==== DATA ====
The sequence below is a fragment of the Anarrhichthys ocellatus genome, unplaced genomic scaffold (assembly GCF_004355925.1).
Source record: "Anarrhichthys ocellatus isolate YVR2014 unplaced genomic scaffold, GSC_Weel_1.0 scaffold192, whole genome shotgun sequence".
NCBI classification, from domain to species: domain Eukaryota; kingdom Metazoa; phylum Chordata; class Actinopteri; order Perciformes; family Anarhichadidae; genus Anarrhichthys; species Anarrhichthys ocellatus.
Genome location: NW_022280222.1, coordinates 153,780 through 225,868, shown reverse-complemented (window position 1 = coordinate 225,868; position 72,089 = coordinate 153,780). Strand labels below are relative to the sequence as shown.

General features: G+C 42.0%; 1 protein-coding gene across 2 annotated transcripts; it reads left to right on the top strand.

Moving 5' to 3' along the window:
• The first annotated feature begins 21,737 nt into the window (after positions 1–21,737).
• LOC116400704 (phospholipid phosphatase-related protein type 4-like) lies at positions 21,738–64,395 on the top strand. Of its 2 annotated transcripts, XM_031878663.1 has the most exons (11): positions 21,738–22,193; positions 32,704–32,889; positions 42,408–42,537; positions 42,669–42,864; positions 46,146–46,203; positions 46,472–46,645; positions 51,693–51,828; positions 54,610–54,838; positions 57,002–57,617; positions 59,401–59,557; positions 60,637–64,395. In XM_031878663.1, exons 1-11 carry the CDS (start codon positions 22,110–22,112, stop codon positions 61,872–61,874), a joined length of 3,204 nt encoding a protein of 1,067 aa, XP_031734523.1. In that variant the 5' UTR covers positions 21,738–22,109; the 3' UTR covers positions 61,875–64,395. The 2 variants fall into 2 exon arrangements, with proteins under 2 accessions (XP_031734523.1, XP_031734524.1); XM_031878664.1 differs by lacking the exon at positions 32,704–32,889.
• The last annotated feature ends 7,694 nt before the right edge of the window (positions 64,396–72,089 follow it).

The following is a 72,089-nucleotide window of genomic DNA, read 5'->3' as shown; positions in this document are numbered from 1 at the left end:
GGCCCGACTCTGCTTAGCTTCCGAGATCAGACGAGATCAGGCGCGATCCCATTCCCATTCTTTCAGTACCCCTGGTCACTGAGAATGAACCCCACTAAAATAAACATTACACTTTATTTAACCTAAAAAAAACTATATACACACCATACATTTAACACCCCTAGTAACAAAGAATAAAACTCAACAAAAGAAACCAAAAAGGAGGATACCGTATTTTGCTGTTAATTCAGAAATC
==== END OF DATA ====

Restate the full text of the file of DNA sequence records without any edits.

The sequence below is a fragment of the Anarrhichthys ocellatus genome, unplaced genomic scaffold (assembly GCF_004355925.1).
Source record: "Anarrhichthys ocellatus isolate YVR2014 unplaced genomic scaffold, GSC_Weel_1.0 scaffold192, whole genome shotgun sequence".
NCBI classification, from domain to species: domain Eukaryota; kingdom Metazoa; phylum Chordata; class Actinopteri; order Perciformes; family Anarhichadidae; genus Anarrhichthys; species Anarrhichthys ocellatus.
Genome location: NW_022280222.1, coordinates 153,780 through 225,868, shown reverse-complemented (window position 1 = coordinate 225,868; position 72,089 = coordinate 153,780). Strand labels below are relative to the sequence as shown.

General features: G+C 42.0%; 1 protein-coding gene across 2 annotated transcripts; it reads left to right on the top strand.

Moving 5' to 3' along the window:
• The first annotated feature begins 21,737 nt into the window (after positions 1–21,737).
• LOC116400704 (phospholipid phosphatase-related protein type 4-like) lies at positions 21,738–64,395 on the top strand. Of its 2 annotated transcripts, XM_031878663.1 has the most exons (11): positions 21,738–22,193; positions 32,704–32,889; positions 42,408–42,537; positions 42,669–42,864; positions 46,146–46,203; positions 46,472–46,645; positions 51,693–51,828; positions 54,610–54,838; positions 57,002–57,617; positions 59,401–59,557; positions 60,637–64,395. In XM_031878663.1, exons 1-11 carry the CDS (start codon positions 22,110–22,112, stop codon positions 61,872–61,874), a joined length of 3,204 nt encoding a protein of 1,067 aa, XP_031734523.1. In that variant the 5' UTR covers positions 21,738–22,109; the 3' UTR covers positions 61,875–64,395. The 2 variants fall into 2 exon arrangements, with proteins under 2 accessions (XP_031734523.1, XP_031734524.1); XM_031878664.1 differs by lacking the exon at positions 32,704–32,889.
• The last annotated feature ends 7,694 nt before the right edge of the window (positions 64,396–72,089 follow it).

The following is a 72,089-nucleotide window of genomic DNA, read 5'->3' as shown; positions in this document are numbered from 1 at the left end:
GGCCCGACTCTGCTTAGCTTCCGAGATCAGACGAGATCAGGCGCGATCCCATTCCCATTCTTTCAGTACCCCTGGTCACTGAGAATGAACCCCACTAAAATAAACATTACACTTTATTTAACCTAAAAAAAACTATATACACACCATACATTTAACACCCCTAGTAACAAAGAATAAAACTCAACAAAAGAAACCAAAAAGGAGGATACCGTATTTTGCTGTTAATTCAGAAATC